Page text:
Sunday, October 21, 2007

Please & Thank You

I don't have office hours per se but students know that I have an open door policy and that they are free to drop by at any time that I am in my office. That said, few students do come to my office to ask questions; most seem to prefer emailed questions that are sent in the early morning hours. I can only assume that the students are studying, come up with a question and write an email on the spot rather than waiting for the following day when they can ask me the question in person.

I don't have any problem with this. Emailed questions are actually a blessing in disguise. I am not put on the spot to immediately answer the question but can rather think about how best to reply to maximise understanding of a concept.

However, it is a mixed blessing because it is much more difficult to convey understanding using only the written word. Think about that. In a live interaction the student can ask a question, I can reply and we can then both judge whether I answered the question fully -- the student has the opportunity to ask additional questions and I have the opportunity to clarify any further confusion that may have been introduced as the student contemplates my answer. Feedback for both of us is immediate.

In contrast, answering a question by email poses challenges. I write my reply and hit send. 99% of the time I do not receive a reply from the student and here lies the problem: did my answer satisfy the student's question or are they still confused? Did my answer raise any further questions that the student is not asking? In an attempt to remedy this I have started ending all of my emailed answers with a sentence along the line of "I hope that answered your question? Please do not hesitate to contact me again if you have any further questions".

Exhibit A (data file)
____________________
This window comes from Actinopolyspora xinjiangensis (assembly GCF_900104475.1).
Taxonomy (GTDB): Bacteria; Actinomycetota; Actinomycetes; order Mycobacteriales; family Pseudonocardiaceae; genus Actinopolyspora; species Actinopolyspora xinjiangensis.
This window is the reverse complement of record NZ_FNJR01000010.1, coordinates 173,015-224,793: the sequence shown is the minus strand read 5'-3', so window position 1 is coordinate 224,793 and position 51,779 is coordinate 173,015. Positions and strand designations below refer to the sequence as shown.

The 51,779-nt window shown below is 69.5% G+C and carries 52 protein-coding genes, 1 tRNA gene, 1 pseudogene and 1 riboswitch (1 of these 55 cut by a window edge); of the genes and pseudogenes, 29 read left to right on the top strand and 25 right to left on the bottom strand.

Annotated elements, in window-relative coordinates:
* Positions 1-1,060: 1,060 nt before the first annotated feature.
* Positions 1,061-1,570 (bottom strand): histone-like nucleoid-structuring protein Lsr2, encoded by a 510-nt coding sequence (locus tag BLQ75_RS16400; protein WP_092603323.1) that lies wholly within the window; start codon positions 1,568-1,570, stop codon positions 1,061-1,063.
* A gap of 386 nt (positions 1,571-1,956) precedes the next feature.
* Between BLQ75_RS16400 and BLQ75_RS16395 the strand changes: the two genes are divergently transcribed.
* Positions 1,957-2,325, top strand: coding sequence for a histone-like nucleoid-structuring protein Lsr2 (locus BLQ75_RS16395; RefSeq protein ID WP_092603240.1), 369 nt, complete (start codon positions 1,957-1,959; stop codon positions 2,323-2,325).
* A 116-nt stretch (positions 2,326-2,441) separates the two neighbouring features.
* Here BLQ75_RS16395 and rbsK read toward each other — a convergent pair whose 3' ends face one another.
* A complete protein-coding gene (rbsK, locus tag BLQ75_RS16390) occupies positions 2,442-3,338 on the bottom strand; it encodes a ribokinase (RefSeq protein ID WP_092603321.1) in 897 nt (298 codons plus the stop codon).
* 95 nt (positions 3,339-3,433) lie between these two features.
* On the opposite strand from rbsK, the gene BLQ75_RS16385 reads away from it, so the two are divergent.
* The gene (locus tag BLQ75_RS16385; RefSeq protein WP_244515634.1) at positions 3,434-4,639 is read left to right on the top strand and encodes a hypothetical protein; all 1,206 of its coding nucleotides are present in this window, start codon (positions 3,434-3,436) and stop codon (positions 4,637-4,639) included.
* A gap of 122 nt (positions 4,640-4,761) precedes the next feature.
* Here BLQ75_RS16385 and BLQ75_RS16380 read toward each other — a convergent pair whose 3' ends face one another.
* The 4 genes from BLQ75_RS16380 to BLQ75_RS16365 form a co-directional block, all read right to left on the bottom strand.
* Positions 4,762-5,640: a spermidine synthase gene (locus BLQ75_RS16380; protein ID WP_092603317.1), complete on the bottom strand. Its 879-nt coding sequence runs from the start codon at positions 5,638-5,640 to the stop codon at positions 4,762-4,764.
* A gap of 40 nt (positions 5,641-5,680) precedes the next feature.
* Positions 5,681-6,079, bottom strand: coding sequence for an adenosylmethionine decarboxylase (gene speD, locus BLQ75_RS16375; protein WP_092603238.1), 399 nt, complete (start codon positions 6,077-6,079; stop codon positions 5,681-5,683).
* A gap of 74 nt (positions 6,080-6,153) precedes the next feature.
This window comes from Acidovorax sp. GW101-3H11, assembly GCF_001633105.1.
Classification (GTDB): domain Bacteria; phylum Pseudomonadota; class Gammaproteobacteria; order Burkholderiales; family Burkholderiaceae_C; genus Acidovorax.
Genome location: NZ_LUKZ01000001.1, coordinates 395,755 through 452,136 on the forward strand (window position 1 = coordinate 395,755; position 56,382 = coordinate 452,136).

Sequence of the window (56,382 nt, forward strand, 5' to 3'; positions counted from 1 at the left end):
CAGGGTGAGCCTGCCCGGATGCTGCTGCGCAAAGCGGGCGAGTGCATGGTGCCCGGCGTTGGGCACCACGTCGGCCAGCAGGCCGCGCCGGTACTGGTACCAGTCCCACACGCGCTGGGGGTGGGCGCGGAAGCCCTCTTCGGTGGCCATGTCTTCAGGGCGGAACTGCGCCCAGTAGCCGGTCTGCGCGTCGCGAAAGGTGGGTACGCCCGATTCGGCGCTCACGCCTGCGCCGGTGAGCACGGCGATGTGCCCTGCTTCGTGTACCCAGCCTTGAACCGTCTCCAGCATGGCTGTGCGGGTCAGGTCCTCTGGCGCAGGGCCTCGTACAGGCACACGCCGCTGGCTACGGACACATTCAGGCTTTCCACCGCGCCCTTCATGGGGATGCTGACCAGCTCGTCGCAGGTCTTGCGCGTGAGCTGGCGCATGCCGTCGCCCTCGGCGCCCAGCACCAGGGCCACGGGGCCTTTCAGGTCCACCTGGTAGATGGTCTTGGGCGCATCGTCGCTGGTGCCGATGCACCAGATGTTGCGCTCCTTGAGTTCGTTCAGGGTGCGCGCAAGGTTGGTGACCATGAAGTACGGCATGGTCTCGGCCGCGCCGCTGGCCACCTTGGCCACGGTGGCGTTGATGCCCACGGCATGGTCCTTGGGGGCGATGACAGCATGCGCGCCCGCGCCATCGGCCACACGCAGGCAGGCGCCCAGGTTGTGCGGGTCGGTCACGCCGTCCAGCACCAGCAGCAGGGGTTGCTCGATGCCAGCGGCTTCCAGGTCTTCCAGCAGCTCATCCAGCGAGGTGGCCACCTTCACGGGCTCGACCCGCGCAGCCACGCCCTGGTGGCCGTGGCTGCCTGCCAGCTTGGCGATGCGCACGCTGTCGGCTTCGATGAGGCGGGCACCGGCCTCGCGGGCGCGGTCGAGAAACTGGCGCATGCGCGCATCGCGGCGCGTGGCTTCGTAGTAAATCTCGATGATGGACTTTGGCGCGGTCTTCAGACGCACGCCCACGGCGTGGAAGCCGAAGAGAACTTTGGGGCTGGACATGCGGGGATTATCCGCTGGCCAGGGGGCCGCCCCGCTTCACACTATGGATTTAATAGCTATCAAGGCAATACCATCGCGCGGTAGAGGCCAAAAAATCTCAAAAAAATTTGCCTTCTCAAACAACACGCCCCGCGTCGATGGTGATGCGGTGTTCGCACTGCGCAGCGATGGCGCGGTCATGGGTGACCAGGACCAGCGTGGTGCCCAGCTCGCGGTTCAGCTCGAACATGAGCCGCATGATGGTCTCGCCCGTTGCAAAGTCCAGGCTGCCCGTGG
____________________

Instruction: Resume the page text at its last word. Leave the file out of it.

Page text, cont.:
The result? 99% of the time I still do not receive a reply from the students. Hence my current plea to medical students who ask questions by email: please take a few seconds to hit reply, type something like "thank you, that clarified my question" or, if it didn't answer your question/raised further questions then please let me know. After-all, if you popped into my office and asked a question then you wouldn't simply get up and leave the room following my reply. You would say something. Not sending me a follow-up email leaves me feeling that you have simply left the room and I am left wondering what just happened.

Please and thank you. It makes a difference.


Anonymous said...

I always felt bad e-mailing questions and if I did get an answer I generally wouldn't reply for fear of clogging up their inbox and wasting their time with such an e-mail. I think in future I'll start replying, but for me it was the whole being a burden thing!

Kendra said...

I have to admit, I much prefer to use email. It's probably because it saves me so much time and effort. Plus, when I get the reply, I then have a written answer that I can refer back to if need be (and I have done that on multiple occasions). But I guess I'm special because I'm in that 1%. I almost always reply back with "thank you, that answered my question" or "thank you, but I still have questions." I'm actually surprised to find out that most students don't do that!

Chuck McKay said...

Isn't this just a matter of basic manners? Have they fallen out of favor from disuse?

Darla said...

I was terrorized in my undergrad by profs who wanted the least number of emails possible. Thank you notes back are a natural thing to do but I've been worried that I'll incur the wrath of a teacher with too little sleep.

Thanks for making me aware that maybe my original sample set was a bit kooky.

Anonymous said...

Like Harry, I don't email back because I always assume that the professor wants to hear from me as little as possible ... it really had never occurred to me that they would want a response.

Dr. K said...

I appreciate all of your responses. They have given me new insight and have inspired another blog post (to come) on this subject. Thank you all.